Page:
Driving While Black in Durham

by Jennifer,

Greetings,

thank you to all members on the panel for hosting this very important and well needed discussion and for giving community members an opportunity to engage and share their thoughts and experiences.

My submission is in the form of a question in relation to an experience(s) our 21 year old son had with a DR Police Officer during an alleged traffic violation earlier this year, and culminates with thoughts and a suggestion.

Our son was driving a company vehicle while working at his part-time job when he was stopped by the officer, who advised him that he was speeding. The exact speed was not given. The officer took our son's information and proceeded to ask him questions - the first question he asked was "Have you ever been in trouble with the Law?" The Officer did not give our son a speeding ticket, but did end up calling his workplace to advise of the alleged offense. Thankfully, because of our son's good reputation and work ethic his superiors did not even address this with him until a much later date, when the phone call was mentioned in passing, during a conversation.

Just to put this in context - our son is a respectable, polite and law abiding young man who just graduated from University with an Honors BA in Finance. He is a reputable member of our community and is regarded as a leader and example for other young men. Our son has never been in trouble with the law.

I would like to know if this line of questioning is standard for people driving company vehicles, or is it just reserved for young black men? Interestingly enough, the officer was not black, but he was also a racialized minority.

We have done our best to raise our children with traditional morals and values. Among those, respecting their elders and authority are highly ranked.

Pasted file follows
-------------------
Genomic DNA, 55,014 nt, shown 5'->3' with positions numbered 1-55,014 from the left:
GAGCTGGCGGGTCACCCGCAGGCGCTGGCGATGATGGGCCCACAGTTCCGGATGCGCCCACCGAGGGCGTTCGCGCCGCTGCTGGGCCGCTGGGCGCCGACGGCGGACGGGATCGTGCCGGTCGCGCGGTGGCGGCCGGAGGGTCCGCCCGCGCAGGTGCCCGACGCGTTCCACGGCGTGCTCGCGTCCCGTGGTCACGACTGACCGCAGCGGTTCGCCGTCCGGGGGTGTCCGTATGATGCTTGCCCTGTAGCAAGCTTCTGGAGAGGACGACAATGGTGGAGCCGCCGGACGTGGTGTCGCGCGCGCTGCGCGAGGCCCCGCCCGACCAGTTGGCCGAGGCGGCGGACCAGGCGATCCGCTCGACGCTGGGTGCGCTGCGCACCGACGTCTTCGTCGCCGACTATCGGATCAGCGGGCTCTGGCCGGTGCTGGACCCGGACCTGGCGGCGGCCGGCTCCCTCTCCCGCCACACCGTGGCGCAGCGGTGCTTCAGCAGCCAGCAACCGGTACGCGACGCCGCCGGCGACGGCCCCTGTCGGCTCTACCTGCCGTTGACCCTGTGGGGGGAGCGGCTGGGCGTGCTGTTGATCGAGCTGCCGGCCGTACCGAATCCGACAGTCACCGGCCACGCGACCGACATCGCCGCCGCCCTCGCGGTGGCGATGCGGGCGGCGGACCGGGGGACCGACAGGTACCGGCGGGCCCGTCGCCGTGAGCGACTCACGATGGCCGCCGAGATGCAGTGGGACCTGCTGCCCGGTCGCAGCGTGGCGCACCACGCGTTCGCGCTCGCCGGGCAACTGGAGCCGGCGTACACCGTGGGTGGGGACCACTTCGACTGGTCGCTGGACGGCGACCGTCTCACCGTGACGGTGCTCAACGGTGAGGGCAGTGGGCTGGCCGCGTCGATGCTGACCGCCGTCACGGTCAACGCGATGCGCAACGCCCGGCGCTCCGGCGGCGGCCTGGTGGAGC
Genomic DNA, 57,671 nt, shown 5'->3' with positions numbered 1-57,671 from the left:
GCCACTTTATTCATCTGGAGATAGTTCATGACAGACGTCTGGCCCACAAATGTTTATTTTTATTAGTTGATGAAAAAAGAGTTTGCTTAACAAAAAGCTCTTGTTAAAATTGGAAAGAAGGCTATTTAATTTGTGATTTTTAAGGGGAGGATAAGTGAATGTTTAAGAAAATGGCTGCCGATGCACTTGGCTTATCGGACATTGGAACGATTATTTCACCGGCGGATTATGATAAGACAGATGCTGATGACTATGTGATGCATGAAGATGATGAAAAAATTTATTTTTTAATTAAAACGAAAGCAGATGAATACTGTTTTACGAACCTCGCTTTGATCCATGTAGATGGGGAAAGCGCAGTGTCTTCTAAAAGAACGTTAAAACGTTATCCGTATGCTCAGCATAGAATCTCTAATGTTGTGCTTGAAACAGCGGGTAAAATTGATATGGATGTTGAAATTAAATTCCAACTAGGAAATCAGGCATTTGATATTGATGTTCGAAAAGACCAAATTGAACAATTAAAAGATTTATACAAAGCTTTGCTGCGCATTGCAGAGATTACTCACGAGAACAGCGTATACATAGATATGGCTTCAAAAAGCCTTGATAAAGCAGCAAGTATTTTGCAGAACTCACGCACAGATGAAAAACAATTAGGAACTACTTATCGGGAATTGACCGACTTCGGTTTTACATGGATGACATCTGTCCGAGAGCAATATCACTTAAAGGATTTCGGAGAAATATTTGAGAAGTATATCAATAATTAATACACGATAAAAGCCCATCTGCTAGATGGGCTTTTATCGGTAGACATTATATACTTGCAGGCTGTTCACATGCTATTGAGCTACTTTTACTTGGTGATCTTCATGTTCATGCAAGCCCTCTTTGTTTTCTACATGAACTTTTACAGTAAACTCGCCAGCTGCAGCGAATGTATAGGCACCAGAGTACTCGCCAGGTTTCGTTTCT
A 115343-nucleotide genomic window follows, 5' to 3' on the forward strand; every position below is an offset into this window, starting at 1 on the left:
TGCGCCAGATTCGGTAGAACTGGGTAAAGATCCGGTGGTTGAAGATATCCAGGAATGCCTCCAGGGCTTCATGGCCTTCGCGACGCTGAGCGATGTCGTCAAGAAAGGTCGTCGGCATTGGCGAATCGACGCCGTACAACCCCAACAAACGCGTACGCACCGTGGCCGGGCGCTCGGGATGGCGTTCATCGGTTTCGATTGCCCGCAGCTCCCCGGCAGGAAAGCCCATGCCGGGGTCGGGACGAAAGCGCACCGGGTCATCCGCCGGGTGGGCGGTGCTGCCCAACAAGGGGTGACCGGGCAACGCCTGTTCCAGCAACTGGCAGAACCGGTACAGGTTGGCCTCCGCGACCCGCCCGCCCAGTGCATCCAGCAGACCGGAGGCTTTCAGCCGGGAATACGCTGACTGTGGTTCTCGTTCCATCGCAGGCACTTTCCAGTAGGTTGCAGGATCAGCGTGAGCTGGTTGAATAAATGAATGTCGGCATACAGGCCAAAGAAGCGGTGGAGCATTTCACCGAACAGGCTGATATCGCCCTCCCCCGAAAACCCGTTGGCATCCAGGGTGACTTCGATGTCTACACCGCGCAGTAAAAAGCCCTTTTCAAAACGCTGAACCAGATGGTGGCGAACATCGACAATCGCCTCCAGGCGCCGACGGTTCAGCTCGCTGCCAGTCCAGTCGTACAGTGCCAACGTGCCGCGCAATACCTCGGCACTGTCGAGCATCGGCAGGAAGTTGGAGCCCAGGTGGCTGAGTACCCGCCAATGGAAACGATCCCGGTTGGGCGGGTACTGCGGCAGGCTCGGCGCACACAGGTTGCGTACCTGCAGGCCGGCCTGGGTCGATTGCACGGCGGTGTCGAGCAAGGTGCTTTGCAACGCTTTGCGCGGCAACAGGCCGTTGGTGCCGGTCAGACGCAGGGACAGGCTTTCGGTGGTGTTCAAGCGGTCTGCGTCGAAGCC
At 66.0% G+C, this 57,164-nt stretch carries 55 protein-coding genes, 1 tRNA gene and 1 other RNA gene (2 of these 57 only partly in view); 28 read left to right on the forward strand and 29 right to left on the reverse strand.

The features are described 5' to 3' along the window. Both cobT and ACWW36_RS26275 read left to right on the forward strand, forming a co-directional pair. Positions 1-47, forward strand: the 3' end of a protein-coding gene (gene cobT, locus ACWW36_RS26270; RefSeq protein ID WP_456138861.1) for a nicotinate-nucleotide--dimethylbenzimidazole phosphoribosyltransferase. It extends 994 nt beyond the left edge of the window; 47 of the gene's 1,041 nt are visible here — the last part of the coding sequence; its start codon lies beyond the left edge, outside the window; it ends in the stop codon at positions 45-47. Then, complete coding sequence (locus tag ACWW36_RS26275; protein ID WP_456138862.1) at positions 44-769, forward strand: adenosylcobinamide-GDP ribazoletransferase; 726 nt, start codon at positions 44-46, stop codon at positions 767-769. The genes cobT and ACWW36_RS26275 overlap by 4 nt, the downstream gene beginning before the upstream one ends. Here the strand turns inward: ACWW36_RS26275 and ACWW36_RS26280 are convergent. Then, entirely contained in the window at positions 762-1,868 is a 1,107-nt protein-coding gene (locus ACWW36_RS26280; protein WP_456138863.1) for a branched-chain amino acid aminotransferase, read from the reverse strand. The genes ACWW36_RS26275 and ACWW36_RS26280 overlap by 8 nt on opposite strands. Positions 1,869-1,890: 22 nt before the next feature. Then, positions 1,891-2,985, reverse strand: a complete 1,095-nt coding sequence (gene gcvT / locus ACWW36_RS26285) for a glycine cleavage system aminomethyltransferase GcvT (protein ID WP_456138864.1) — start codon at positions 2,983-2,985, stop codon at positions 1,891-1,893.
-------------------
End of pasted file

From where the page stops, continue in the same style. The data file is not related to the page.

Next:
We have also done our best to instill within them confidence and self worth. However, when these types of encounters take place, especially at the hands of those they've been taught to respect, this diminishes the work that we've done as parents. With repeated occurrences, not only does this chip away at one's self esteem, it breeds mistrust. My son and his friends are also frequetly followed by police officers when driving in Durham. Good young men - none of them have been in trouble with law enforcement. They are not usually stopped, but just followed. Not sure if intimidation is the goal here but if this is unnerving for the average adult, I think most people would agree that for a young black male in this racially charged climate, this practice can be quite worrisome.

In my opinion, it would be great to see the implementation of plans/services/training/education in Durham that would facilitate more positive interaction and engagement between Police Officers and the black community (especially young men). I believe this would be helpful in rebuilding the rapidly eroding trust of the black community and also provide an opportunity for Officers to realize that not every black male is a perceived threat and need not be treated like a criminal.

Thank you for your time.

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